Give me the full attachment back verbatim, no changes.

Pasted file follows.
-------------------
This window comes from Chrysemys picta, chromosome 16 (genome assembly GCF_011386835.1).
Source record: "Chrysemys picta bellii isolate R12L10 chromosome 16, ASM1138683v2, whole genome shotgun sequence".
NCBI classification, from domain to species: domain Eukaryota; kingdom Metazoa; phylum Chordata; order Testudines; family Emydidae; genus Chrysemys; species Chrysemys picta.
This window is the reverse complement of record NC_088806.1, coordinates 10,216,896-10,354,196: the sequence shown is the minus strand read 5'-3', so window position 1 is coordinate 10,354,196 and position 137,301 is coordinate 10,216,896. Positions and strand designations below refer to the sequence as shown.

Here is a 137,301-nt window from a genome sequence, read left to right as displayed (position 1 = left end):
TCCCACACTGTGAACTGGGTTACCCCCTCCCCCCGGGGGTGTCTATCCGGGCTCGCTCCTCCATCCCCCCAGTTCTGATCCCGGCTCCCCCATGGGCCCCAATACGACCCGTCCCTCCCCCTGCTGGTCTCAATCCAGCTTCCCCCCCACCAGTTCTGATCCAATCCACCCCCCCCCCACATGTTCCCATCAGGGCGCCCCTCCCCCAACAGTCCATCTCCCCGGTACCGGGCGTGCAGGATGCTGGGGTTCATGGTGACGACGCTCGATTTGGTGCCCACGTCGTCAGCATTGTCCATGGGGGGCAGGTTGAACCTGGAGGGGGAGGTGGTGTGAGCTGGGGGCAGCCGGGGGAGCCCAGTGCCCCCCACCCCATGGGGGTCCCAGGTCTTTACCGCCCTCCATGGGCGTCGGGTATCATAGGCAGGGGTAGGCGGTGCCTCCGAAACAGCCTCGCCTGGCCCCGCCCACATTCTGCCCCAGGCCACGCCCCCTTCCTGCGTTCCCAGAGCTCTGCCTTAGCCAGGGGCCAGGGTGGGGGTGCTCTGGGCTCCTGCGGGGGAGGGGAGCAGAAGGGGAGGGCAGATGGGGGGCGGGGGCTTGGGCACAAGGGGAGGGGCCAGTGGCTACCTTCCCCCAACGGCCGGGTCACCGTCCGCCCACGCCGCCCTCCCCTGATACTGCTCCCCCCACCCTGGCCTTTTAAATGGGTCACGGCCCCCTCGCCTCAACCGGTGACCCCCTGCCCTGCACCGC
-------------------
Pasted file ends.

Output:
This window comes from Chrysemys picta, chromosome 16 (genome assembly GCF_011386835.1).
Source record: "Chrysemys picta bellii isolate R12L10 chromosome 16, ASM1138683v2, whole genome shotgun sequence".
NCBI classification, from domain to species: domain Eukaryota; kingdom Metazoa; phylum Chordata; order Testudines; family Emydidae; genus Chrysemys; species Chrysemys picta.
This window is the reverse complement of record NC_088806.1, coordinates 10,216,896-10,354,196: the sequence shown is the minus strand read 5'-3', so window position 1 is coordinate 10,354,196 and position 137,301 is coordinate 10,216,896. Positions and strand designations below refer to the sequence as shown.

Here is a 137,301-nt window from a genome sequence, read left to right as displayed (position 1 = left end):
TCCCACACTGTGAACTGGGTTACCCCCTCCCCCCGGGGGTGTCTATCCGGGCTCGCTCCTCCATCCCCCCAGTTCTGATCCCGGCTCCCCCATGGGCCCCAATACGACCCGTCCCTCCCCCTGCTGGTCTCAATCCAGCTTCCCCCCCACCAGTTCTGATCCAATCCACCCCCCCCCCACATGTTCCCATCAGGGCGCCCCTCCCCCAACAGTCCATCTCCCCGGTACCGGGCGTGCAGGATGCTGGGGTTCATGGTGACGACGCTCGATTTGGTGCCCACGTCGTCAGCATTGTCCATGGGGGGCAGGTTGAACCTGGAGGGGGAGGTGGTGTGAGCTGGGGGCAGCCGGGGGAGCCCAGTGCCCCCCACCCCATGGGGGTCCCAGGTCTTTACCGCCCTCCATGGGCGTCGGGTATCATAGGCAGGGGTAGGCGGTGCCTCCGAAACAGCCTCGCCTGGCCCCGCCCACATTCTGCCCCAGGCCACGCCCCCTTCCTGCGTTCCCAGAGCTCTGCCTTAGCCAGGGGCCAGGGTGGGGGTGCTCTGGGCTCCTGCGGGGGAGGGGAGCAGAAGGGGAGGGCAGATGGGGGGCGGGGGCTTGGGCACAAGGGGAGGGGCCAGTGGCTACCTTCCCCCAACGGCCGGGTCACCGTCCGCCCACGCCGCCCTCCCCTGATACTGCTCCCCCCACCCTGGCCTTTTAAATGGGTCACGGCCCCCTCGCCTCAACCGGTGACCCCCTGCCCTGCACCGC